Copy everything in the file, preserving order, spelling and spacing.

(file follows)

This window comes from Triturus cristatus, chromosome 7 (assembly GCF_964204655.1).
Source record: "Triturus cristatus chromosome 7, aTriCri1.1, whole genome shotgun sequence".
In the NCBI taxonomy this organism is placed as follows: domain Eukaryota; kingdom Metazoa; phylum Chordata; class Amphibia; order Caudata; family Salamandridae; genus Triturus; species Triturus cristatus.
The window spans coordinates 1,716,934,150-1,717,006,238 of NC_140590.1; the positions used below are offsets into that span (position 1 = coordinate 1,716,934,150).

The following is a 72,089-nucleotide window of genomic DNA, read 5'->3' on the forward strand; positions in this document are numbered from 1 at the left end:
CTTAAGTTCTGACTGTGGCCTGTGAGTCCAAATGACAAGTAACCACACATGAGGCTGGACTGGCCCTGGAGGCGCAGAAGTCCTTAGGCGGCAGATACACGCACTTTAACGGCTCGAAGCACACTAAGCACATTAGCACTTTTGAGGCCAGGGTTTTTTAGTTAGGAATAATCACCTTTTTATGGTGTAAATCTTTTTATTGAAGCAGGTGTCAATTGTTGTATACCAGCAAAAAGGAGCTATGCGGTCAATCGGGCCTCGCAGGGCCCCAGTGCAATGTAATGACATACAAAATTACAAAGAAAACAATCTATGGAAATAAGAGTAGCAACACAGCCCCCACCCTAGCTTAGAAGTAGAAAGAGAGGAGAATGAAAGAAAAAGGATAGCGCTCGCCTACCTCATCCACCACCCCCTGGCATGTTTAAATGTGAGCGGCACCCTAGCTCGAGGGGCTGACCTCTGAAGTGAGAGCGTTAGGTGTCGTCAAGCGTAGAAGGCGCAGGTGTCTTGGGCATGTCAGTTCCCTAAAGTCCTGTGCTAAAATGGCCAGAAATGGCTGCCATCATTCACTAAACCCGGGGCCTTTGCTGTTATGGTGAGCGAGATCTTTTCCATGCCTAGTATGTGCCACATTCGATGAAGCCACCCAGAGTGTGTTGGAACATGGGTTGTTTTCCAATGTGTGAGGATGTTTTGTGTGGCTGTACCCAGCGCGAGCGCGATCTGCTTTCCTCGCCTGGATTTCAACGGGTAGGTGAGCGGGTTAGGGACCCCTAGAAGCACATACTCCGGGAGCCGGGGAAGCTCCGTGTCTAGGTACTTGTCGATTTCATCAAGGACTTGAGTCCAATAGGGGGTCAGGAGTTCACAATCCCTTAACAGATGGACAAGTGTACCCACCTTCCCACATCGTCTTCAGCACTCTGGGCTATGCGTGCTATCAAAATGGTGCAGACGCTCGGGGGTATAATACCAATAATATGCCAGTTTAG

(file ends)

This window comes from Triturus cristatus, chromosome 7 (assembly GCF_964204655.1).
Source record: "Triturus cristatus chromosome 7, aTriCri1.1, whole genome shotgun sequence".
In the NCBI taxonomy this organism is placed as follows: domain Eukaryota; kingdom Metazoa; phylum Chordata; class Amphibia; order Caudata; family Salamandridae; genus Triturus; species Triturus cristatus.
The window spans coordinates 1,716,934,150-1,717,006,238 of NC_140590.1; the positions used below are offsets into that span (position 1 = coordinate 1,716,934,150).

The following is a 72,089-nucleotide window of genomic DNA, read 5'->3' on the forward strand; positions in this document are numbered from 1 at the left end:
CTTAAGTTCTGACTGTGGCCTGTGAGTCCAAATGACAAGTAACCACACATGAGGCTGGACTGGCCCTGGAGGCGCAGAAGTCCTTAGGCGGCAGATACACGCACTTTAACGGCTCGAAGCACACTAAGCACATTAGCACTTTTGAGGCCAGGGTTTTTTAGTTAGGAATAATCACCTTTTTATGGTGTAAATCTTTTTATTGAAGCAGGTGTCAATTGTTGTATACCAGCAAAAAGGAGCTATGCGGTCAATCGGGCCTCGCAGGGCCCCAGTGCAATGTAATGACATACAAAATTACAAAGAAAACAATCTATGGAAATAAGAGTAGCAACACAGCCCCCACCCTAGCTTAGAAGTAGAAAGAGAGGAGAATGAAAGAAAAAGGATAGCGCTCGCCTACCTCATCCACCACCCCCTGGCATGTTTAAATGTGAGCGGCACCCTAGCTCGAGGGGCTGACCTCTGAAGTGAGAGCGTTAGGTGTCGTCAAGCGTAGAAGGCGCAGGTGTCTTGGGCATGTCAGTTCCCTAAAGTCCTGTGCTAAAATGGCCAGAAATGGCTGCCATCATTCACTAAACCCGGGGCCTTTGCTGTTATGGTGAGCGAGATCTTTTCCATGCCTAGTATGTGCCACATTCGATGAAGCCACCCAGAGTGTGTTGGAACATGGGTTGTTTTCCAATGTGTGAGGATGTTTTGTGTGGCTGTACCCAGCGCGAGCGCGATCTGCTTTCCTCGCCTGGATTTCAACGGGTAGGTGAGCGGGTTAGGGACCCCTAGAAGCACATACTCCGGGAGCCGGGGAAGCTCCGTGTCTAGGTACTTGTCGATTTCATCAAGGACTTGAGTCCAATAGGGGGTCAGGAGTTCACAATCCCTTAACAGATGGACAAGTGTACCCACCTTCCCACATCGTCTTCAGCACTCTGGGCTATGCGTGCTATCAAAATGGTGCAGACGCTCGGGGGTATAATACCAATAATATGCCAGTTTAG